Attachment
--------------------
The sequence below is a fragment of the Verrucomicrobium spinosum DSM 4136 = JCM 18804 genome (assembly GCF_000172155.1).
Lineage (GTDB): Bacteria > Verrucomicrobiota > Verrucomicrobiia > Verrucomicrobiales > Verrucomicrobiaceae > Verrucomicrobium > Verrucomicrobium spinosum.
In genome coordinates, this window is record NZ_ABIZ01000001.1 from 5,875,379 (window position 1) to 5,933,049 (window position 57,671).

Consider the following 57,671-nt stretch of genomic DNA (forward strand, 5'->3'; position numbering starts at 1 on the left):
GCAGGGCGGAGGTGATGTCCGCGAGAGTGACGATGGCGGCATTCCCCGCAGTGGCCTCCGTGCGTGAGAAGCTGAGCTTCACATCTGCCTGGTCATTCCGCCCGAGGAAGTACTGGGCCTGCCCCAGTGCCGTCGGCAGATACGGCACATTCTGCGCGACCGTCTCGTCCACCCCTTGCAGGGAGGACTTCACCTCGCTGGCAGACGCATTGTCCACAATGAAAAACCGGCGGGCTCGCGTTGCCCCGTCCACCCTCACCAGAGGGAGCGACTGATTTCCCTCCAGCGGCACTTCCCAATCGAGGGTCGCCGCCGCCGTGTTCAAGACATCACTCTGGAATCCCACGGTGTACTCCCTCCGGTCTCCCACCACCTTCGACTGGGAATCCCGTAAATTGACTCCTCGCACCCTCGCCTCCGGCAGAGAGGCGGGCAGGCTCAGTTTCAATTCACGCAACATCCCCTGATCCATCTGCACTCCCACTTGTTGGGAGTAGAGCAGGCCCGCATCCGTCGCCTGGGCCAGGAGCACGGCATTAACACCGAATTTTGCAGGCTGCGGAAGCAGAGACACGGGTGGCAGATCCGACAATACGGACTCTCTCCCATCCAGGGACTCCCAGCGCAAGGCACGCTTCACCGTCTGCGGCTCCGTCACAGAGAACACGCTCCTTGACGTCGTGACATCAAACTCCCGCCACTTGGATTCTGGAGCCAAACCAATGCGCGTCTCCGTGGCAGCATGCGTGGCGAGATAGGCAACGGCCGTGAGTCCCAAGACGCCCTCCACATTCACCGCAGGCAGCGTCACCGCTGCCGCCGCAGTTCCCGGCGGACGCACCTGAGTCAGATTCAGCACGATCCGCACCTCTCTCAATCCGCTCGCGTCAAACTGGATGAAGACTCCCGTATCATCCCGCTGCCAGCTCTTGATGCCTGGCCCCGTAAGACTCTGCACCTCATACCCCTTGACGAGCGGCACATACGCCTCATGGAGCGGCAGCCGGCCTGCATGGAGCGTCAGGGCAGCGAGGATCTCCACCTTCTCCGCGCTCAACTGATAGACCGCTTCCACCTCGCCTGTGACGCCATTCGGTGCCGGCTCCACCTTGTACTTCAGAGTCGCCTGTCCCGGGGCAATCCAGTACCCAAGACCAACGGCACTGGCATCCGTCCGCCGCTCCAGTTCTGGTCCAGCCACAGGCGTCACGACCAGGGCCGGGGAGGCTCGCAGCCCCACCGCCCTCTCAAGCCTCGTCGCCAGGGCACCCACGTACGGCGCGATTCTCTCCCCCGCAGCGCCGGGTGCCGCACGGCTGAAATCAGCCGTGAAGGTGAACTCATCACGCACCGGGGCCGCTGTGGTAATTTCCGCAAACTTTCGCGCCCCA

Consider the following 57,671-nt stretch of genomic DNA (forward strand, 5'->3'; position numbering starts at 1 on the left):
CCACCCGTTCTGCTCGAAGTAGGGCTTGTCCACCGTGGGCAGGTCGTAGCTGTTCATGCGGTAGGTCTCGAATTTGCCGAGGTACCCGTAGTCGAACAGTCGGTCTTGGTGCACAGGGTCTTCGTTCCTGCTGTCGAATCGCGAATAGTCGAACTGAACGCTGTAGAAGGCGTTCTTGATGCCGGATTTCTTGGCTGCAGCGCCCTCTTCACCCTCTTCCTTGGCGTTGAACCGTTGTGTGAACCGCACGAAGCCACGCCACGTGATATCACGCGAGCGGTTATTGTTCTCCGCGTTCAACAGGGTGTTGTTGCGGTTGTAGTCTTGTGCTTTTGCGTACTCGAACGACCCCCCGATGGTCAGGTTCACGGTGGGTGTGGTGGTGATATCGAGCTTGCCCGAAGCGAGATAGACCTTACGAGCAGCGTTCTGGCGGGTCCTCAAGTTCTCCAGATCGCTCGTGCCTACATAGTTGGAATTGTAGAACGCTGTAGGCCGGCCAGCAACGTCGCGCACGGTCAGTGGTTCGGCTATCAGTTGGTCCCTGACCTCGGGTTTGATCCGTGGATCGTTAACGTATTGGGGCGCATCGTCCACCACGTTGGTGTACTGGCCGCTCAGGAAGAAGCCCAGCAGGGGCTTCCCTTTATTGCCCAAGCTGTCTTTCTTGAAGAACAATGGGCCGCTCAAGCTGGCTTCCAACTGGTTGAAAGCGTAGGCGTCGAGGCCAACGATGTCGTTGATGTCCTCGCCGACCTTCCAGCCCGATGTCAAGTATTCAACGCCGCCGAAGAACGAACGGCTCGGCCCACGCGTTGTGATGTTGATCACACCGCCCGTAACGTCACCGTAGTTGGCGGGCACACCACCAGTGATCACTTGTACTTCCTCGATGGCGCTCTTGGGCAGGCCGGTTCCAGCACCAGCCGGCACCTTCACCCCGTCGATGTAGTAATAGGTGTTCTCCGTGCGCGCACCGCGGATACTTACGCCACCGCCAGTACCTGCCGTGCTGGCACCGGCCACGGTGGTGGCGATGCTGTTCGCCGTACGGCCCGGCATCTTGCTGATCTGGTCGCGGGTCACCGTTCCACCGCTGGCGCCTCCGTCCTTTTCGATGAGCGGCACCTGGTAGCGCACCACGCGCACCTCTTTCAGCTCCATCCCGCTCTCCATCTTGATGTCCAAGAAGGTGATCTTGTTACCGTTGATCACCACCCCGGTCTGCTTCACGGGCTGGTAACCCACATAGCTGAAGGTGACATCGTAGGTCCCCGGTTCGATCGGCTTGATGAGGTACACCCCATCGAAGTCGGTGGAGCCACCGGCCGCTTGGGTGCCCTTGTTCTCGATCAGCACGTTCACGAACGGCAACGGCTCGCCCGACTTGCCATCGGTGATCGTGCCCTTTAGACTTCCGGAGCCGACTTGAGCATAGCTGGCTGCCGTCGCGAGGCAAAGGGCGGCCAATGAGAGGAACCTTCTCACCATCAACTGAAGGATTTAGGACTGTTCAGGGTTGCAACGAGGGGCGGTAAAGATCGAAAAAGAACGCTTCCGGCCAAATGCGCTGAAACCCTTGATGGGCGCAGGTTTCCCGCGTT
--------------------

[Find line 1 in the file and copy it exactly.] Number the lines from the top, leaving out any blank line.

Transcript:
The sequence below is a fragment of the Verrucomicrobium spinosum DSM 4136 = JCM 18804 genome (assembly GCF_000172155.1).